Psychedelics and Disorders of Consciousness
Recently, research groups demonstrated that brain complexity (LZC) observed during psychedelic states after LSD and psilocybin ingestion, exceeds those found in standard waking consciousness (Fig.B). The psychedelic associated elevation in LZC increases the richness of conscious experience. Furthermore, the degree of complexity has a positive correlation with the subjective intensity of the psychedelic experience.8
The increased LZC observed in psychedelic states is thought to originate from interaction with serotonin (5-HT) receptors, in particular, the 5-HT2A receptor. Psilocybin and LSD act as agonists at this receptor subtype, meaning that they activate the receptor. 5-HT2A receptors are located in many brain regions thought to be important in the generation of consciousness.9 Activation of the receptor is associated with cognitive flexibility, while antagonism (blockade) of the receptor is associated with a decrease in cognitive flexibility and slow-wave sleep.10-12
Although the usage of psychedelics in patients with DoC is a new therapy that is showing promise, one must to remember to consider the significant ethical questions that are associated with such a hypothesis. The first being the question of consent. Dr. Robin Carhart-Harris, an advocate for the implementation the treatment argues that “the inability of patients to consent doesn’t make research ethically illegitimate so long as it is ethically proportionate, a judgement that hinges on the accurate assessment of risks and benefits.”13 Existing therapies in the treatment of DoC include the surgical implantation of Deep Brain Stimulation (DBS) electrodes, which function to “shock” the brain in an attempt to improve consciousness. This procedure is highly invasive and currently performed without the patient’s consent. Furthermore, scant evidence exists supporting the benefits of DBS in improving conscious awareness.14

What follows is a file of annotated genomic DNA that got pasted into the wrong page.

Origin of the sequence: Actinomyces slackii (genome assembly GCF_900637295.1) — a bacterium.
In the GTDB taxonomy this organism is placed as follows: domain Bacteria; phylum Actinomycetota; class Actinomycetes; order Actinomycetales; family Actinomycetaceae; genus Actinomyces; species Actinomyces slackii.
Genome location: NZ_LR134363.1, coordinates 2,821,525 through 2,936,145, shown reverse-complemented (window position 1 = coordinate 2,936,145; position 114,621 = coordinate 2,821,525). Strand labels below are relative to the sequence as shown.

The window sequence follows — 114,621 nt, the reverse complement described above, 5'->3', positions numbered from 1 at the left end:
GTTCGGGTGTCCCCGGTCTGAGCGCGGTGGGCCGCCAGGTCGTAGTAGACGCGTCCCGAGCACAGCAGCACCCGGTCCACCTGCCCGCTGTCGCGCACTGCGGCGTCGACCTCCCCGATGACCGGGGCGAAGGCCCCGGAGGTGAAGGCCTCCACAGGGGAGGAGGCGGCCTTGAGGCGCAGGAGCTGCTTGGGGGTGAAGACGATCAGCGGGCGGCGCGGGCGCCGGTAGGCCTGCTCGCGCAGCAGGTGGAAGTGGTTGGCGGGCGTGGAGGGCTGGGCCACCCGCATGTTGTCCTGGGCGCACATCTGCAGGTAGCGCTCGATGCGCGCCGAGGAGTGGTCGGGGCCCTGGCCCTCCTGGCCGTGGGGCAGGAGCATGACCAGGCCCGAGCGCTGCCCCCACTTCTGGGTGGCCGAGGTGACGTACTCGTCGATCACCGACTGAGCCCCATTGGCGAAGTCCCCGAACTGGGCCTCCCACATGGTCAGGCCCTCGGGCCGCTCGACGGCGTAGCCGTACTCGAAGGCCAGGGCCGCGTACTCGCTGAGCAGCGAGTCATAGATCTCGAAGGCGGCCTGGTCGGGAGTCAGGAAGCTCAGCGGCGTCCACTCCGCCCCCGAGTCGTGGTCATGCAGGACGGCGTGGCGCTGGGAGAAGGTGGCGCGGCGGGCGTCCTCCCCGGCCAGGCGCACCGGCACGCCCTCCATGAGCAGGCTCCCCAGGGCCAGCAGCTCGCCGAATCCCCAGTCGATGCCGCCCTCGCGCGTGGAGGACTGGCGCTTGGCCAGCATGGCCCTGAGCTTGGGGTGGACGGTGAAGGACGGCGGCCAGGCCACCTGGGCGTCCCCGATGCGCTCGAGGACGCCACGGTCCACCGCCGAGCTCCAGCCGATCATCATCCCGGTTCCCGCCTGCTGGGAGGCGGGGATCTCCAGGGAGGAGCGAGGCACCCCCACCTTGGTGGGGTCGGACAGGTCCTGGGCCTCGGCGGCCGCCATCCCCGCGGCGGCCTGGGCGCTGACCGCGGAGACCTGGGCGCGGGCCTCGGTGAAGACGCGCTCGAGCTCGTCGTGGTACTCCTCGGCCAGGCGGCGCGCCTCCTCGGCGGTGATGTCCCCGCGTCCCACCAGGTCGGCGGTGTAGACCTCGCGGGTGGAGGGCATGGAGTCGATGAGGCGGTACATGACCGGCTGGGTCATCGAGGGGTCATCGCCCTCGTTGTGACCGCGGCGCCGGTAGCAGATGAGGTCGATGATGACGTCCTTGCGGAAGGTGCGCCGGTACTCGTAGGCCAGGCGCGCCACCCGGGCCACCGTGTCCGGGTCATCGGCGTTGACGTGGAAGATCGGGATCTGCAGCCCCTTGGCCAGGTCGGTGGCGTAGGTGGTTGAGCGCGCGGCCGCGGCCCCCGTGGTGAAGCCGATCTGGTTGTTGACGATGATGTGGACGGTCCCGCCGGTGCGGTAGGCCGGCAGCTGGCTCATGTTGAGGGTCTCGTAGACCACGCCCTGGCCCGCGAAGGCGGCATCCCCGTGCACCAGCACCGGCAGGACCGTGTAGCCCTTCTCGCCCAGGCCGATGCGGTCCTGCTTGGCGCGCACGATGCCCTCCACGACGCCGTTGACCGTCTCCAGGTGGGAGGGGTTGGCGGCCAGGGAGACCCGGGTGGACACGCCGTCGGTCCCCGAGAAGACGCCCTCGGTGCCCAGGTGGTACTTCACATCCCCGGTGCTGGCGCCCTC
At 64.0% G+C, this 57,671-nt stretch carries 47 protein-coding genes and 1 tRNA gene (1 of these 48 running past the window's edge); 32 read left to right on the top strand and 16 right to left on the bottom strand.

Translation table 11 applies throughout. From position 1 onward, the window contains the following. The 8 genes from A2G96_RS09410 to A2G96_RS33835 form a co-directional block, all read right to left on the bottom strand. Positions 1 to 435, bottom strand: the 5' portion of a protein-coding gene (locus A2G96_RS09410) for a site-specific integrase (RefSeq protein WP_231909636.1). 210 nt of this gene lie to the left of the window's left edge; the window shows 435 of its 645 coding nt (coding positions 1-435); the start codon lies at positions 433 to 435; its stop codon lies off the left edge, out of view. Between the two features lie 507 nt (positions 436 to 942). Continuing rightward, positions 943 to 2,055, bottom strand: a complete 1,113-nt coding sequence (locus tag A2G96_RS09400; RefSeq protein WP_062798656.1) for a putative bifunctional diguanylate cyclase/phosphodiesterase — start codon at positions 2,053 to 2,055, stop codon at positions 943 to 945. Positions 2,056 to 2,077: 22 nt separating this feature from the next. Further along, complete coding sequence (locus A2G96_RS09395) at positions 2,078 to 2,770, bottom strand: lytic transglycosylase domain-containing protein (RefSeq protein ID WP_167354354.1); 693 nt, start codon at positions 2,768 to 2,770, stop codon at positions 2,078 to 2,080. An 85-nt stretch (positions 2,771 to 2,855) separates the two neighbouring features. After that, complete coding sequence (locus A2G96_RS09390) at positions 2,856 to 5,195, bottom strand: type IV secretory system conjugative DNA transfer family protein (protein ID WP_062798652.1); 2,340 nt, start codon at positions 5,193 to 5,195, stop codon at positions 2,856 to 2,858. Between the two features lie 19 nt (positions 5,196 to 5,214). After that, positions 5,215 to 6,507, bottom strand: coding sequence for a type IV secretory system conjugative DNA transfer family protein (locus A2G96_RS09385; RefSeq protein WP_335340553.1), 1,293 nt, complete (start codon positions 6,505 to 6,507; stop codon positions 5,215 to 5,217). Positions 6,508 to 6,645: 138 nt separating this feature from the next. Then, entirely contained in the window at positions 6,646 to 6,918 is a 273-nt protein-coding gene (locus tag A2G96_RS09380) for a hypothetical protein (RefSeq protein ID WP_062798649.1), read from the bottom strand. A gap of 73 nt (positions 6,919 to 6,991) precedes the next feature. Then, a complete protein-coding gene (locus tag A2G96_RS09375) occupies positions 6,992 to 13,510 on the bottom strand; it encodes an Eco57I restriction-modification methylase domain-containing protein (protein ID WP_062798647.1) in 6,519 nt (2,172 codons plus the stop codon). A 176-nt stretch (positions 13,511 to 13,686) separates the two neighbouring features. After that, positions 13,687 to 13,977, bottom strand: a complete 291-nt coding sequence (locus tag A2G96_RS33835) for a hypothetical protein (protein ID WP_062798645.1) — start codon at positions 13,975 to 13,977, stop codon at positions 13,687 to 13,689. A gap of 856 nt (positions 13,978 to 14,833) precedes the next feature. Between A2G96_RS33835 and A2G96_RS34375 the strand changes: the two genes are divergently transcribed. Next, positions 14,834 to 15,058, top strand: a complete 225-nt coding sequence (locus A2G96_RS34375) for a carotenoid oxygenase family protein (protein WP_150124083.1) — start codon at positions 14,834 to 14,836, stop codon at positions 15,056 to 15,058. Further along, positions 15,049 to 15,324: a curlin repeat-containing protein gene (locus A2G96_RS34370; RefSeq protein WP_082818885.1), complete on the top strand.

A further argument against the use of psychedelics in DoC is the possibility that the patient may experience a “bad trip.” The caveat to this argument is that the emergence of “bad trips” is almost exclusively observed with improper use of psychedelics. The recent resurgence in clinical trials involving psychedelics ensure that all the necessary safety barriers are in place to mitigate the onset of a “bad trip.” Experimental evidence suggests that, contrary to conventional wisdom, the use of psilocybin leads to positive effects on medium to long term mental health outcomes.15 Moreover, a contributing factor to the onset of a “bad trip” is the negative expectations before ingestion of the compound. Those suffering from DoC do not have the conscious capacity to expect a negative outcome.
The recently hypothesized therapeutic action of psychedelics in DoC presents an opportunity for improved understanding of the fundamental science underlying consciousness, along with the potential for a major clinical breakthrough. Existing research demonstrates the positive correlation between psychedelics and brain complexity, which provides a strong hypothesis for their utilization in DoC. However, the application of this hypothesis in a clinical setting will raise ethical concerns and experimental challenges. A pragmatic and open-minded approach is required for future research, as many groups may harbor strong biases for and against the usage of psychedelics in this paradigm.